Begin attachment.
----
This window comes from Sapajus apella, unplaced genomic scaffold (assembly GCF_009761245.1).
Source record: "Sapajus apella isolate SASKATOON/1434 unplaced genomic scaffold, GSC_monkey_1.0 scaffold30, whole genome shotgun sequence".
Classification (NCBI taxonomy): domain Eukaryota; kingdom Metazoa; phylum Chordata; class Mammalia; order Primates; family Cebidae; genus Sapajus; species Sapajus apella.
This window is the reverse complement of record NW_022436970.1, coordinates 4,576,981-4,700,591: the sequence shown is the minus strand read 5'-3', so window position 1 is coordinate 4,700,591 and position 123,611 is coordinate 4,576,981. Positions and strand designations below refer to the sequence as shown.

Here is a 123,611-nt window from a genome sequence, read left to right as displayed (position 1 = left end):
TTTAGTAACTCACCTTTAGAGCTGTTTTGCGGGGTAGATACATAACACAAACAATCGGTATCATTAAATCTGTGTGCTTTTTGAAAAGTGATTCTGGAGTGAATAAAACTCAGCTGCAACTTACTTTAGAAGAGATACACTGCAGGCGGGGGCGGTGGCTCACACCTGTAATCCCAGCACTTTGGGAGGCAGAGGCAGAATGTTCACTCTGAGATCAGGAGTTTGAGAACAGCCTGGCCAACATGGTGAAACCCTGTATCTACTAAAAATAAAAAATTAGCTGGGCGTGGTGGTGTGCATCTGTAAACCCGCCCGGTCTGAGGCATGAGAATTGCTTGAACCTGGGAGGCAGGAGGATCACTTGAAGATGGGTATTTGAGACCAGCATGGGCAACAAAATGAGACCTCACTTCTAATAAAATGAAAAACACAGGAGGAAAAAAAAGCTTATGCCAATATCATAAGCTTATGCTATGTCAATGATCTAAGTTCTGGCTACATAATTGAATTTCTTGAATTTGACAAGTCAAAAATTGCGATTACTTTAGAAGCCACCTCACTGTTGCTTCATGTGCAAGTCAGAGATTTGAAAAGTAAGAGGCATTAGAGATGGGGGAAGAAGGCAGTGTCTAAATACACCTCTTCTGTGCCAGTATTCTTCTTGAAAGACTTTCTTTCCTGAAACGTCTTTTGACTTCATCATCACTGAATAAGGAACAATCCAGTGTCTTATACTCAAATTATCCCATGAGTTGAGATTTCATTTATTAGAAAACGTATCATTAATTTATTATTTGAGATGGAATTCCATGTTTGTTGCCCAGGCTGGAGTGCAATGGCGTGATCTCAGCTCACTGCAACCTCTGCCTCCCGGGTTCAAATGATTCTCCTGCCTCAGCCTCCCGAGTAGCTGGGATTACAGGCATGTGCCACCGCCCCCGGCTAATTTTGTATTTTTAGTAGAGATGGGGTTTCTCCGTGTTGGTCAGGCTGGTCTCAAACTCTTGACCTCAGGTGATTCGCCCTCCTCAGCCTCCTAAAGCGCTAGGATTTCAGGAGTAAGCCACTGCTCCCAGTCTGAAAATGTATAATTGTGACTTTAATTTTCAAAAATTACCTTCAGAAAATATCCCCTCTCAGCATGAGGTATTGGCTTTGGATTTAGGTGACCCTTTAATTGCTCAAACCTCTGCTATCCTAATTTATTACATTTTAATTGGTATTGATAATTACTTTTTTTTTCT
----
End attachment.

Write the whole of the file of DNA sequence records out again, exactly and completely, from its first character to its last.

This window comes from Sapajus apella, unplaced genomic scaffold (assembly GCF_009761245.1).
Source record: "Sapajus apella isolate SASKATOON/1434 unplaced genomic scaffold, GSC_monkey_1.0 scaffold30, whole genome shotgun sequence".
Classification (NCBI taxonomy): domain Eukaryota; kingdom Metazoa; phylum Chordata; class Mammalia; order Primates; family Cebidae; genus Sapajus; species Sapajus apella.
This window is the reverse complement of record NW_022436970.1, coordinates 4,576,981-4,700,591: the sequence shown is the minus strand read 5'-3', so window position 1 is coordinate 4,700,591 and position 123,611 is coordinate 4,576,981. Positions and strand designations below refer to the sequence as shown.

Here is a 123,611-nt window from a genome sequence, read left to right as displayed (position 1 = left end):
TTTAGTAACTCACCTTTAGAGCTGTTTTGCGGGGTAGATACATAACACAAACAATCGGTATCATTAAATCTGTGTGCTTTTTGAAAAGTGATTCTGGAGTGAATAAAACTCAGCTGCAACTTACTTTAGAAGAGATACACTGCAGGCGGGGGCGGTGGCTCACACCTGTAATCCCAGCACTTTGGGAGGCAGAGGCAGAATGTTCACTCTGAGATCAGGAGTTTGAGAACAGCCTGGCCAACATGGTGAAACCCTGTATCTACTAAAAATAAAAAATTAGCTGGGCGTGGTGGTGTGCATCTGTAAACCCGCCCGGTCTGAGGCATGAGAATTGCTTGAACCTGGGAGGCAGGAGGATCACTTGAAGATGGGTATTTGAGACCAGCATGGGCAACAAAATGAGACCTCACTTCTAATAAAATGAAAAACACAGGAGGAAAAAAAAGCTTATGCCAATATCATAAGCTTATGCTATGTCAATGATCTAAGTTCTGGCTACATAATTGAATTTCTTGAATTTGACAAGTCAAAAATTGCGATTACTTTAGAAGCCACCTCACTGTTGCTTCATGTGCAAGTCAGAGATTTGAAAAGTAAGAGGCATTAGAGATGGGGGAAGAAGGCAGTGTCTAAATACACCTCTTCTGTGCCAGTATTCTTCTTGAAAGACTTTCTTTCCTGAAACGTCTTTTGACTTCATCATCACTGAATAAGGAACAATCCAGTGTCTTATACTCAAATTATCCCATGAGTTGAGATTTCATTTATTAGAAAACGTATCATTAATTTATTATTTGAGATGGAATTCCATGTTTGTTGCCCAGGCTGGAGTGCAATGGCGTGATCTCAGCTCACTGCAACCTCTGCCTCCCGGGTTCAAATGATTCTCCTGCCTCAGCCTCCCGAGTAGCTGGGATTACAGGCATGTGCCACCGCCCCCGGCTAATTTTGTATTTTTAGTAGAGATGGGGTTTCTCCGTGTTGGTCAGGCTGGTCTCAAACTCTTGACCTCAGGTGATTCGCCCTCCTCAGCCTCCTAAAGCGCTAGGATTTCAGGAGTAAGCCACTGCTCCCAGTCTGAAAATGTATAATTGTGACTTTAATTTTCAAAAATTACCTTCAGAAAATATCCCCTCTCAGCATGAGGTATTGGCTTTGGATTTAGGTGACCCTTTAATTGCTCAAACCTCTGCTATCCTAATTTATTACATTTTAATTGGTATTGATAATTACTTTTTTTTTCT